it’s not over until …
Remember back in November 2015 I took a weekend-long workshop at Maiwa in dyeing? Then I had a weekend of dyeing fun a few weeks later and created a gorgeous skein of hand-painted Romney in natural dyes. I was really proud of the saturation of colours I was able to achieve, based on some direction from my Maiwa instructor. I had taken careful notes and was able to do exactly what she thought would work for the effect I wanted!
The problem was that due to my inexperience with dyeing, I severely fulled the skein. Almost felted it. I didn’t realise this until I was working with the fibre a few months later, hoping to spin it up into a gorgeous fractal. It wasn’t going to happen. The fibres were too compressed and stuck together to spin smoothly at the wheel. So I put it aside and moved onto other things. I don’t even think I really discussed it on the podcast because it was just a little blip during naptime one day. No problem, I thought, I’ll come back to it and it’ll be fine.
Over the next few weeks, however, I kept coming back to it again and again. Completely smitten with the colours, particularly the Marigold, I figured there must be a way to get the fibres to open up again … right? Or was it fit for the compost? In my ever-curious mind, I kept coming back to the idea of drum carding the fibre to open it up again. The reason that kept me from actually putting it through the drum carder was two-fold. One, I didn’t want the colours to blend together into a homogenous skein, and two, I wasn’t certain it was very clean fibre from the Madder particles in it and didn’t want to mess up my equipment. But I almost became obsessed about putting it through the carder because the only other choices consisted of composting or long-term storage. And those didn’t seem viable.
What’s that saying? It’s not over until it works out? That’s what my Mom always said to us growing up, anyhow.
I finally decided to put a small sample through the drum carder and Voila! It worked! It would turn the fibre into a blended homogenous skein but it made the fibre spin-able again. Opening up the fibre and teasing some air into it, I was able to make small batts. I passed them through 3 times each to blend them well and open up the fibre as much as possible. Miraculously, it worked like a hot-damn.
I sampled a small amount on my new Turkish spindle, which I had picked up the day before at Fibres West. It was lovely spinning on the spindle and I’m planning the rest of the fibre on the spindle as well.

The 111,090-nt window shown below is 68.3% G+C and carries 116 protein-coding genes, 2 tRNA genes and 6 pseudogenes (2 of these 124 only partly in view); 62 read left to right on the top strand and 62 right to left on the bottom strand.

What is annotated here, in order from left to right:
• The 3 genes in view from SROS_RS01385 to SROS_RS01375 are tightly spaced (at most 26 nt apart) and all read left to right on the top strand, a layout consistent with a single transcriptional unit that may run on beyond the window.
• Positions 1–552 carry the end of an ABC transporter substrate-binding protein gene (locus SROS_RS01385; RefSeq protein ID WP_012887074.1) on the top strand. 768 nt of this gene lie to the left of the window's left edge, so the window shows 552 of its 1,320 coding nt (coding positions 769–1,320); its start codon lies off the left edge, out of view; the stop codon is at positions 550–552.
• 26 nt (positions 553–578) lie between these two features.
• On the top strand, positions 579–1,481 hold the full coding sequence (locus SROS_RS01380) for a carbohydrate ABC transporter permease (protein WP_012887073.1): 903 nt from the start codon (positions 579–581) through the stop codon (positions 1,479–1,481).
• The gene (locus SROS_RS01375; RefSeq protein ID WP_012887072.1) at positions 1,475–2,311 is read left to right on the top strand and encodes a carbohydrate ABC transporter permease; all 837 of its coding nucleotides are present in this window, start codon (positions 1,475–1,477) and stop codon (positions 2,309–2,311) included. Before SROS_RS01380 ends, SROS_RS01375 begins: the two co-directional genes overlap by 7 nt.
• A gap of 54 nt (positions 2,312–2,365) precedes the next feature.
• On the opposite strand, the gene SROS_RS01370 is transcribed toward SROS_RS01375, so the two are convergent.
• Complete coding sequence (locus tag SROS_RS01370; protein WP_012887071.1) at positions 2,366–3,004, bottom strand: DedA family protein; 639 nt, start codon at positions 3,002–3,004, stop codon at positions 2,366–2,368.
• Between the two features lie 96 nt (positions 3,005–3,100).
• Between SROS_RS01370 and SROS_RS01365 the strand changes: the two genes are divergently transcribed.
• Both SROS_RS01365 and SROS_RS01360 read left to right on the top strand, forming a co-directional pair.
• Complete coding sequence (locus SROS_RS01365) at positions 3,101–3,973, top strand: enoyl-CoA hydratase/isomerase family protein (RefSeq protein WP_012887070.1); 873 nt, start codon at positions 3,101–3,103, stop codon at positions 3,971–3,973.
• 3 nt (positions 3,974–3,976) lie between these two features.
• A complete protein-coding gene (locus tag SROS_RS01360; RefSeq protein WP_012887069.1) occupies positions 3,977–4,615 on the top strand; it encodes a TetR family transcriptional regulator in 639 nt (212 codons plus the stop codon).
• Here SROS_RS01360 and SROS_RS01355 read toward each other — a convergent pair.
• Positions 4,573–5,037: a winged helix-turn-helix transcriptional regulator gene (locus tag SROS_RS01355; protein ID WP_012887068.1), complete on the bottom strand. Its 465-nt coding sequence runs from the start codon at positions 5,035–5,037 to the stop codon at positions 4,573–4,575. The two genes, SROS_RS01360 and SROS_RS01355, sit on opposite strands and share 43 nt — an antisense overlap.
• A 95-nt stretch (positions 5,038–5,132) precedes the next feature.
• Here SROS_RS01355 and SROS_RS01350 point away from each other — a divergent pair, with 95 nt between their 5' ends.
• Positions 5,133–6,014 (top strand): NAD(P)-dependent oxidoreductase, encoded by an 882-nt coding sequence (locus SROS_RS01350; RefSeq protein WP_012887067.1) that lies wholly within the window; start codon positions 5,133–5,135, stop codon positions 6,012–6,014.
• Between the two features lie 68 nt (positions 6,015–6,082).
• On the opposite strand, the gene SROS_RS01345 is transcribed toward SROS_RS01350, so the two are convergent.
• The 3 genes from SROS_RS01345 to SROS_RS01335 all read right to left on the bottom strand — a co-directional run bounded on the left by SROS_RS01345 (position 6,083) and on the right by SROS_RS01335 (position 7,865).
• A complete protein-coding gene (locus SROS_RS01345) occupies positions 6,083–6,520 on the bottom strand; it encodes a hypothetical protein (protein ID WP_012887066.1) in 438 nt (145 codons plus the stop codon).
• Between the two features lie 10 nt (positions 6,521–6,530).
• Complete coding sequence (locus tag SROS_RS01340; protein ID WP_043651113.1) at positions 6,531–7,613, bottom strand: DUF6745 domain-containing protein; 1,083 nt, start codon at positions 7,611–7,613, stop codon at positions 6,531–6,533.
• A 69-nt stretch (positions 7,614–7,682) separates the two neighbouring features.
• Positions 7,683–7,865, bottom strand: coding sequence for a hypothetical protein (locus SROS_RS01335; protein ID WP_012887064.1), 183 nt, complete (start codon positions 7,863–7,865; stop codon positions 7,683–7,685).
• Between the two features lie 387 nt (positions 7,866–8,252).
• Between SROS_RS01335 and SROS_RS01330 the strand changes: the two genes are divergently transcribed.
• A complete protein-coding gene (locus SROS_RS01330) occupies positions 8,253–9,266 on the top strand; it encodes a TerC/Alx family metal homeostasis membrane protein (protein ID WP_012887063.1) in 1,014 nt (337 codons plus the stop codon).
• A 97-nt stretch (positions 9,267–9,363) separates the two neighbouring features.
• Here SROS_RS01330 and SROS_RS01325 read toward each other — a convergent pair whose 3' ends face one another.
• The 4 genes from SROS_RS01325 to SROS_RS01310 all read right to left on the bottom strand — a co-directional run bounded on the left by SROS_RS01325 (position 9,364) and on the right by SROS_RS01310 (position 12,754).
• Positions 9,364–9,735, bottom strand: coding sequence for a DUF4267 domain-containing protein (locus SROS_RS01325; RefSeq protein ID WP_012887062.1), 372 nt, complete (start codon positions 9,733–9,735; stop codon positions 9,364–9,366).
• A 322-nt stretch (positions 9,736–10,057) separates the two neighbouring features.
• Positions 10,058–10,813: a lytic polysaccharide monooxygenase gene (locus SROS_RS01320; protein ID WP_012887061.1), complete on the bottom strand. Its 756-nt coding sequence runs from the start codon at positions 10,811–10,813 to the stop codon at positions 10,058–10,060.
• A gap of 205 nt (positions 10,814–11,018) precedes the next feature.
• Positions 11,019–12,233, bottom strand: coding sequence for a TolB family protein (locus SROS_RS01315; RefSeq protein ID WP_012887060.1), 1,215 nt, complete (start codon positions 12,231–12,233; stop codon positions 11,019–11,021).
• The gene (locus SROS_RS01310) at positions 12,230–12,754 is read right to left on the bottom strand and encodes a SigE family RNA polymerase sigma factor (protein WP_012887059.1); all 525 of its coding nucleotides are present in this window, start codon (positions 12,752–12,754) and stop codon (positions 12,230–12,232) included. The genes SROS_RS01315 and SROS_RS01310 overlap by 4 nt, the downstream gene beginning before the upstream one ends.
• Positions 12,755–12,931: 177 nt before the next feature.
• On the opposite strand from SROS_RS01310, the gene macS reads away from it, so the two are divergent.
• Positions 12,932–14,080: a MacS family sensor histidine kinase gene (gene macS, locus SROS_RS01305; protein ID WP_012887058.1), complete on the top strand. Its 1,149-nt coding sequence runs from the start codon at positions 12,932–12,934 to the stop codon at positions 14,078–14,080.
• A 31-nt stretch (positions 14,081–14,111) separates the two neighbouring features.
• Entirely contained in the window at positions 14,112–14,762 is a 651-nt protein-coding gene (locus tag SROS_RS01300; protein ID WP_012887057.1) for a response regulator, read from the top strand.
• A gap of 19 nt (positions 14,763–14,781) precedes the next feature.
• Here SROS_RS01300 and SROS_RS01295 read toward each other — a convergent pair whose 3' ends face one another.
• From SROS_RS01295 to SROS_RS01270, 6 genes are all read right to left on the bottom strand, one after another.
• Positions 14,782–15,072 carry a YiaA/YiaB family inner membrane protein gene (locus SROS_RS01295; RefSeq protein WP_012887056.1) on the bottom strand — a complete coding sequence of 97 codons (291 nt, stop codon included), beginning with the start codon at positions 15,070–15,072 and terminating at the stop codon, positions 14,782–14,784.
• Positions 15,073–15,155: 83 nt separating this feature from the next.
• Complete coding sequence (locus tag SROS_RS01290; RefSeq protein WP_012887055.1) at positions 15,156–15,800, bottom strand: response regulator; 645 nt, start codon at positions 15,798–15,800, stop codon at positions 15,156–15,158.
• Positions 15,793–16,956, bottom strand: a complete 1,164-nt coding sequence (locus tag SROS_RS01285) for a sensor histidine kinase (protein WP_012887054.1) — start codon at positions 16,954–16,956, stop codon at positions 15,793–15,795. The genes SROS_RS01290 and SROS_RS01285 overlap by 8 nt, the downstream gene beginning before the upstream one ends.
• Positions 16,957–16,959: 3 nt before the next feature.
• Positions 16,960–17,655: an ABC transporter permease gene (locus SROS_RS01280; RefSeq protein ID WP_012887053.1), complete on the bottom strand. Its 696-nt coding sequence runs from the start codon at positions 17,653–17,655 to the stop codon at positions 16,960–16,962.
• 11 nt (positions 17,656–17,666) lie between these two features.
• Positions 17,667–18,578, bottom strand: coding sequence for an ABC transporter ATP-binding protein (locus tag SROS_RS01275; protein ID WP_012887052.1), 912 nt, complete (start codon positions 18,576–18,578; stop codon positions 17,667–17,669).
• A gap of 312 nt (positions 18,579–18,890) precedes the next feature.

The weight of the spindle created a lofty, airy 2-ply yarn that is really lovely and soft. The halo is lovely as well. For my first skein of yarn off a spindle, I’m happy with the consistency. It was difficult at times to keep my spinning consistent due to the fibre preparation of the batt but a pinch, pull forward, let it go motion worked really well.
I’m not completely sure how much this little skein weighs or its yardage, and it is far from perfect. There are a few knots, and spliced sections where my plying ball didn’t match up well and I had to break a single, match them up and carry on plying. Overall, however, I am really excited about the results and looking forward to continuing with this spin. I have four more batts made and need to make about 8 more from the remaining fibre. Theoretically I have 1 pound of this Romney but the waste from the sections of fibre that really were felted will result in some waste. It really isn’t over until it works out.
Do you have a project that you thought was ruined but ended up working out?
Thanks, Rachel, for sharing your obstacles with this yarn. This is the way we learn best through our challenges. It is reassuring to all of us that everyone comes up against a problem that needs a solutuin.
Absolutely! And if we can learn from them, I think it’s even more important to share.
Reblogged this on SnugglebuggS Knits.
The yarn is beautiful, Rachel – thank you for posting the journey. I am new to spinning (and weaving) so am very grateful for everyone’s learning experience – I especially like the shot of the original dyed fibre, the batt and then the finished product – I never would have thought the fibre would have produced such a lovely yarn. An inspiration, to be sure! :-)
Thank you! It was so helpful when I was a new spinner to see that progression so I’m thankful it’s helpful for others too!!
Wow, beautiful save! I have some Sheepspot Bond/Silk pencil roving that I am struggling with. I am not sure why, but maybe I need to try spinning it on a spindle instead of my wheel!
There’s definitely something to be said for changing out the tool if it’s not working. Did you give it a try? Any difference???
What beautiful colors you got from that batt! Lovely!